The Catholic Church failed to prevent gay marriage in Argentina, but it's still fighting mightily on another front: ordaining women. Today, it classified attempting to ordain women as being as bad as "clerical sex abuse of minors, heresy and schism."
It is already verboten, of course, to ordain women, but even participating in a ceremony attempting to ordain a woman is now grounds for excommunication:
The new rules, which have been sent to bishops around the world, apply equally to Catholic women who agree to a ceremony of ordination and to the bishop who conducts it. Both would be excommunicated. Since the Vatican does not accept that women can become priests, it does not recognise the outcome of any such ceremony.
The Vatican seemed vaguely aware that lumping the ordination of women with sexual abuse of minors would be controversial, with the Vatican's internal prosecutor saying in a news conference today,
"Sexual abuse and pornography are more grave dealings, they are an egregious violation of moral law. Attempted ordination of women is grave, but on another level; it is a wound that is an attempt against the Catholic faith on the sacramental orders."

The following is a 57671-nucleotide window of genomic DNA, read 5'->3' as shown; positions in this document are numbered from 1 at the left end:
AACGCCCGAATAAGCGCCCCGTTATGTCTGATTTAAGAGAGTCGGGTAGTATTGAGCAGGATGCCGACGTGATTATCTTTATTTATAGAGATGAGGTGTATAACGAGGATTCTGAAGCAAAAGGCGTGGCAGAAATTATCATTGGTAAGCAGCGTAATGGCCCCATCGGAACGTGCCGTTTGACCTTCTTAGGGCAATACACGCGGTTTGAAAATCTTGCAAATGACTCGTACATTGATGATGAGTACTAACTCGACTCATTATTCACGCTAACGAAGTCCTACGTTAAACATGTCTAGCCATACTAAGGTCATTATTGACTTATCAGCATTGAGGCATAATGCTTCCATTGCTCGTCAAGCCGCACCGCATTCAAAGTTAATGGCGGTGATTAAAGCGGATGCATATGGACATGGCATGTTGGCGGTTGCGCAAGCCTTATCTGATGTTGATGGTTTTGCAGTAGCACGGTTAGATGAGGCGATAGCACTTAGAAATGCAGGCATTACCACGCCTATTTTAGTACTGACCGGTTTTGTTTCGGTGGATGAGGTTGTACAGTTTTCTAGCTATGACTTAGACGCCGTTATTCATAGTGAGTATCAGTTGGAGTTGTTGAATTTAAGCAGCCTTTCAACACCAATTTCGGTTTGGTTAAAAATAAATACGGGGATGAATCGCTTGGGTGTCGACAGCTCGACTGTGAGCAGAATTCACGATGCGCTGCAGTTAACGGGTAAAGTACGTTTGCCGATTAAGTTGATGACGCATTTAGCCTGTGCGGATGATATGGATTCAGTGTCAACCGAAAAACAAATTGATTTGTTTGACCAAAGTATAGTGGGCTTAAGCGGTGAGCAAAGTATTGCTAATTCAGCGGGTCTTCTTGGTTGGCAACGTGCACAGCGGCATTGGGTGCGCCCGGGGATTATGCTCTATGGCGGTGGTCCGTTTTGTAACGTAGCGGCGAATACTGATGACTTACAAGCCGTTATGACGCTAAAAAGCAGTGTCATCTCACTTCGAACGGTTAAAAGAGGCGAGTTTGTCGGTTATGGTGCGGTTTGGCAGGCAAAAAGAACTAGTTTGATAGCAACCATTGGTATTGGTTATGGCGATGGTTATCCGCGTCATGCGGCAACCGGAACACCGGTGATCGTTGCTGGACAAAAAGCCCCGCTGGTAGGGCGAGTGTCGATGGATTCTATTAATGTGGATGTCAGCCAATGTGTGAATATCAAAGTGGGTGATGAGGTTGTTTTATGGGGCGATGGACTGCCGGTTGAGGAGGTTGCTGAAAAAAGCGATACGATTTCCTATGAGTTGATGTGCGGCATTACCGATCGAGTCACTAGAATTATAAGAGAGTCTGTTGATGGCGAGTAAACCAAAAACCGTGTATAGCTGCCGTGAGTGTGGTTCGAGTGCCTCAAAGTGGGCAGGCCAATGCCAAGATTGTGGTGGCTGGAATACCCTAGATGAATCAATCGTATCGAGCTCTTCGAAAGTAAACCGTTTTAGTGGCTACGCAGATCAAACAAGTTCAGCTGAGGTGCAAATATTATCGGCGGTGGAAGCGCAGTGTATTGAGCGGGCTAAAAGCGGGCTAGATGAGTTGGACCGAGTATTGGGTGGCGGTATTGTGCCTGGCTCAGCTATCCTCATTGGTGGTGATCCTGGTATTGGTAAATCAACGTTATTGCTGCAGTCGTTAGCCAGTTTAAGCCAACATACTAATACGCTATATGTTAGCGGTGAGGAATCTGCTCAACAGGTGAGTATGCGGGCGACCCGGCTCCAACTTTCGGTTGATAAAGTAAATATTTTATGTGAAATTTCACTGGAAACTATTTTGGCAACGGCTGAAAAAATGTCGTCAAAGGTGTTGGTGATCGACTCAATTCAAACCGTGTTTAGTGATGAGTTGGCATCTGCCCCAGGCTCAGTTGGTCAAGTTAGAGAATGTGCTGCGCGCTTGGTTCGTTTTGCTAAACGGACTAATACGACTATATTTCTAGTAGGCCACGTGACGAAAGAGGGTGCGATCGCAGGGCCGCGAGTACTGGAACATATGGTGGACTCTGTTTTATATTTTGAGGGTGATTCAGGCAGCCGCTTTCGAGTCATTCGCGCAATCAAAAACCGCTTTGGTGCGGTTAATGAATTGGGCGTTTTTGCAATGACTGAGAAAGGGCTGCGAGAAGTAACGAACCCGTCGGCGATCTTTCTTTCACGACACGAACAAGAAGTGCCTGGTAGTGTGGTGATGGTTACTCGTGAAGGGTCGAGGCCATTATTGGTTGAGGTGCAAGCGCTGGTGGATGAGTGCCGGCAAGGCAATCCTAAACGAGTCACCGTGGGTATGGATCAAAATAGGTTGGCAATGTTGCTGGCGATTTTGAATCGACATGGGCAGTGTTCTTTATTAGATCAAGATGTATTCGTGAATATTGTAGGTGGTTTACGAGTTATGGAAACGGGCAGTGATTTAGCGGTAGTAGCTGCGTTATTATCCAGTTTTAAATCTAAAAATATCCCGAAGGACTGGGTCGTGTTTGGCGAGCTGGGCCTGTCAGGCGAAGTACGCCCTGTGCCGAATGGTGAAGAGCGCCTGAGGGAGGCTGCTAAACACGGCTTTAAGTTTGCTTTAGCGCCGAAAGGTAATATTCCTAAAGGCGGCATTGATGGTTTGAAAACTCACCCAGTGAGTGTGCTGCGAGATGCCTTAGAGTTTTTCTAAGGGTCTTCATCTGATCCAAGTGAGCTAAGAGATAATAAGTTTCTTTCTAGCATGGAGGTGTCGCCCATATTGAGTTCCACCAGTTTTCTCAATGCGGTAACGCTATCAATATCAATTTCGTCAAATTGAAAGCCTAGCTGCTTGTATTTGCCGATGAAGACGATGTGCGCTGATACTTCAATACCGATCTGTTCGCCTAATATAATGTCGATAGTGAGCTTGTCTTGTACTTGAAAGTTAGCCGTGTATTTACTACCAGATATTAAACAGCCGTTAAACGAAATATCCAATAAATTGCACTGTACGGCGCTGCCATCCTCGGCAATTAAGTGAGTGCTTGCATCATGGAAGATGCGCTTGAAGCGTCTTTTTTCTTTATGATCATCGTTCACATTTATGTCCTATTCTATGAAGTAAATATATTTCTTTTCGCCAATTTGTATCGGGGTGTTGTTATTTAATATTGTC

Then... why classify them as the same thing, in the same revision on the same day?
At the same time, the Vatican extended its own statute of limitations for clerical sexual abuse — it has been changed from 10 years to 20 years after the 18th birthday of the victim. It also made possession of child pornography and abusing mentally disabled adults actionable under the Vatican's doctrinal office.
The New York Times notes that the measures fell short of what advocates for victims of clerical sexual abuse had pushed for:
It does not contain measures to hold bishops accountable for abuse by priests on their watch, nor does it require mandatory reporting of sex abuse to civil authorities even in countries where it is not required by civil law. Instead, the changes codify as law special procedures that allow the Vatican to try priests accused of child sex abuse using faster juridical procedures rather than full ecclesiastical trials, making such procedures the rule, not the exception.
In any case, it is clear where the Vatican's priorities lie. The Times cites the case of Rev. Roy Bourgeois, who was excommunicated two months after he took part in a ceremony ordaining a woman. It took years after bishops' requests, in many cases, to defrock pedophiles.